Hearing Rehabilitation (also known as aural, auditory or audiologic rehab) is the process of providing training and treatment to improve hearing for those who are hearing impaired. Aural rehabilitation services focus on adjusting to hearing loss, making the best use of hearing aids, exploring assistive devices, managing conversations, and taking charge of communication.

Topics typically discussed include the following:

Nature of the hearing loss. By better understanding your hearing loss, you will gain new insights into:

  • Why it seems that people are mumbling
  • Why you “hear” but cannot “understand”
  • Why you have trouble with female voices
  • Other questions that may have been troubling you for so long

Your family’s understanding of your hearing loss.

  • Your family does not know how you hear. What they do know is that you do not hear well. They know they often use a lot of energy trying to communicate with you. Sometimes, the audiologist will play a recording that simulates your hearing loss so that your family can understand better what you are experiencing.

The hearing aid.

  • We may take this opportunity to review different types of hearing aids and how they work. This helps to explain why a specific style of hearing aid type of hearing aid may have been recommended. This review also helps family members understand that the hearing aid was a specialized prescription.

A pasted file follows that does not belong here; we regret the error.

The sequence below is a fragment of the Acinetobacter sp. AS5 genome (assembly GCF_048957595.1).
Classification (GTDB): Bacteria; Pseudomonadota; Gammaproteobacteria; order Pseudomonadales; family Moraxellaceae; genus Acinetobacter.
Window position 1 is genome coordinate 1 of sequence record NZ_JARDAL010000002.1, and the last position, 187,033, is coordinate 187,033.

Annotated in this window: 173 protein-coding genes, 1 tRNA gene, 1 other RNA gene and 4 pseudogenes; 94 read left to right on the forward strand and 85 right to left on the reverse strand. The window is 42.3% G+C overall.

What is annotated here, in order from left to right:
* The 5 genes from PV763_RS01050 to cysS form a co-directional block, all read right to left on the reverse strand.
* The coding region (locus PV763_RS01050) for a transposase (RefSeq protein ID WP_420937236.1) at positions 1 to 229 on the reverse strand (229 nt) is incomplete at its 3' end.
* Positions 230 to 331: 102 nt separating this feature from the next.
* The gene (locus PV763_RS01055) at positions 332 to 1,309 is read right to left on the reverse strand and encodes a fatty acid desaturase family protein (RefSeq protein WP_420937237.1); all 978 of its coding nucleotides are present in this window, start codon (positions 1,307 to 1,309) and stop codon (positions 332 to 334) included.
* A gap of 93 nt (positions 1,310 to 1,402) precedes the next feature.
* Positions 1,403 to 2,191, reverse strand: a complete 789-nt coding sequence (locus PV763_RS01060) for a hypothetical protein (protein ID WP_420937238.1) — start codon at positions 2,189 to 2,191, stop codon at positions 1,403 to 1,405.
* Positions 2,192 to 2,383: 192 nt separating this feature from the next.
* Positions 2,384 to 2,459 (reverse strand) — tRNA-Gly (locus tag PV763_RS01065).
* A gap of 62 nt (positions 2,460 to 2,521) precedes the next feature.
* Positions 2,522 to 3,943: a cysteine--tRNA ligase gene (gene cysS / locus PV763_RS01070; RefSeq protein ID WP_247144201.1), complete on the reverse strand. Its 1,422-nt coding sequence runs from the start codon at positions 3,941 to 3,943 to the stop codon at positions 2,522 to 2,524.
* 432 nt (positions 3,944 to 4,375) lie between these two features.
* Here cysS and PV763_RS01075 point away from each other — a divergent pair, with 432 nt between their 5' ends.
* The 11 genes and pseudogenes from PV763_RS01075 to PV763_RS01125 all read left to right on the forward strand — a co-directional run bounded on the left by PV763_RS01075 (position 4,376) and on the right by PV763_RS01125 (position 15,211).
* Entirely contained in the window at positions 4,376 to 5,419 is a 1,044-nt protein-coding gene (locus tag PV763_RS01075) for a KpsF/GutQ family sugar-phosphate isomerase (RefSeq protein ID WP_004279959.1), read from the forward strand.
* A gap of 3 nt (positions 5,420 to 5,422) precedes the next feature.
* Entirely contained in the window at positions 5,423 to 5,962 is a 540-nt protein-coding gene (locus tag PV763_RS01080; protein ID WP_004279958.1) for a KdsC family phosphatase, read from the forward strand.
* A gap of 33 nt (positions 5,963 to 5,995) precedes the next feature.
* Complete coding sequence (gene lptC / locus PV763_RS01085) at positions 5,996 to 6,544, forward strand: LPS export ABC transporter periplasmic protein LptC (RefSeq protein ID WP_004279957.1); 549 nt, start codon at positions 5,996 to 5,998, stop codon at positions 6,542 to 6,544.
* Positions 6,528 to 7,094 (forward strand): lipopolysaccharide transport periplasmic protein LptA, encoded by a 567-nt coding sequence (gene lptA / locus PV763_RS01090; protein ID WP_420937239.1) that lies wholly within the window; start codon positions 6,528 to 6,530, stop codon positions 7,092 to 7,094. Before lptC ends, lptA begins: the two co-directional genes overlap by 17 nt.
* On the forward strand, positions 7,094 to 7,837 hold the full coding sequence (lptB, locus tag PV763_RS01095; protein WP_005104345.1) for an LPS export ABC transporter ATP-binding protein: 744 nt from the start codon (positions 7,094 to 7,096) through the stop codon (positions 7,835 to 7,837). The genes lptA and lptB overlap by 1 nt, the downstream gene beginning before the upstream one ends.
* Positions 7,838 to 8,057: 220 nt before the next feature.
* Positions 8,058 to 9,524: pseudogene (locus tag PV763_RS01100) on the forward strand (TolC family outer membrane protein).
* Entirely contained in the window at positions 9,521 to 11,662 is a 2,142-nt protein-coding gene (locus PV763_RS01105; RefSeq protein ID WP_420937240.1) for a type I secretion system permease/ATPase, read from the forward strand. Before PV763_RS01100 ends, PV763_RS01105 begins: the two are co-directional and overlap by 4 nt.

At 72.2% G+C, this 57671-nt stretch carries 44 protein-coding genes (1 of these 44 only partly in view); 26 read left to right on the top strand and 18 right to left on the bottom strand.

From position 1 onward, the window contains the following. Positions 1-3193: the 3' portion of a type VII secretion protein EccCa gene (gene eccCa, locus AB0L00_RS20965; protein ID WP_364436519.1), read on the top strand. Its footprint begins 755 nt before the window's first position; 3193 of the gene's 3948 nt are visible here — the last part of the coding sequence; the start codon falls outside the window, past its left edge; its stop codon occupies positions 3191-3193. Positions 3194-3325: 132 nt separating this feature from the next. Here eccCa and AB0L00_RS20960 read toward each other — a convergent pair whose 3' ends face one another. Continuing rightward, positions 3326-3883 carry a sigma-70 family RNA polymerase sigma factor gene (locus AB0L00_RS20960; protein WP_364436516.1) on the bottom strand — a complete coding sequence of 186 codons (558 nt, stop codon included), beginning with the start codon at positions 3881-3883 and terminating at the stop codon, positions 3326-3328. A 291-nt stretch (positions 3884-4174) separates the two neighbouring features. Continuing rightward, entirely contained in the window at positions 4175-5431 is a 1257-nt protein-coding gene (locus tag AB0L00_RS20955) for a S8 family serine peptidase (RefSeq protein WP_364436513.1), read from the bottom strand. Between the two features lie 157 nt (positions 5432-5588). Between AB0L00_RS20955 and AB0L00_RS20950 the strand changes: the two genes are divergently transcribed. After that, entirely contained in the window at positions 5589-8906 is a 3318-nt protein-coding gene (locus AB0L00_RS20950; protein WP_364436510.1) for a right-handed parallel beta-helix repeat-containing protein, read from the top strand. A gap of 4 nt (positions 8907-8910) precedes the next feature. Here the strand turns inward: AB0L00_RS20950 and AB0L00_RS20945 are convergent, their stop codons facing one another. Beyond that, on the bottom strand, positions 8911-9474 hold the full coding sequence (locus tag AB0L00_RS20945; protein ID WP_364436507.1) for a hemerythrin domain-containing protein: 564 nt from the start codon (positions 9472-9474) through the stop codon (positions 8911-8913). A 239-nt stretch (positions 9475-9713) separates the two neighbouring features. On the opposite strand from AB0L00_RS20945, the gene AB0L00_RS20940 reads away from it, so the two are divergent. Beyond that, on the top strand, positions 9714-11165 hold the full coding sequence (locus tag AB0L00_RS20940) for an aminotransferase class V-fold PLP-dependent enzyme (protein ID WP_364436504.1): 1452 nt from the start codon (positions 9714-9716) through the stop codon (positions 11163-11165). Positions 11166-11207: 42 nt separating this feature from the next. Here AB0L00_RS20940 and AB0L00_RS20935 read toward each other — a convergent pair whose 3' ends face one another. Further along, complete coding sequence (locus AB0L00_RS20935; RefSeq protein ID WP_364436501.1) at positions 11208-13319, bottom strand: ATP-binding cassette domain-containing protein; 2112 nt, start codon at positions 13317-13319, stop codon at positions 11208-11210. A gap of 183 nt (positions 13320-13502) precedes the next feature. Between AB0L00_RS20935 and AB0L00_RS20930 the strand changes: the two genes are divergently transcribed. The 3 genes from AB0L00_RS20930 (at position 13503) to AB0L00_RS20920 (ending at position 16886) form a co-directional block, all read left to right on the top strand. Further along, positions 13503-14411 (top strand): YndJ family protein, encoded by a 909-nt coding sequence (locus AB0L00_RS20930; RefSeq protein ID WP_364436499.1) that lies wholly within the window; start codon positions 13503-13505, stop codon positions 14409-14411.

• We also will discuss realistic expectations and limitations with hearing instruments. When people have realistic expectations, it is easier to adjust to the hearing aid. Also, your audiologist will review how to take care of the hearing aid, explain how to troubleshoot problems, and answer any questions. So much information is given to you at the time of the hearing aid fitting that it is difficult to absorb everything; our dedicated staff is always available to be reached for follow up questions. Also, more questions will come to mind after the hearing aid has been used for some time.
  • Hearing aids are dispensed on a 45-day trial period. During this trial period you will see the audiologist to assess how the hearing aids are working for you in your everyday environments. You will have the opportunity at these appointments to address the questions you may have throughout the trial process.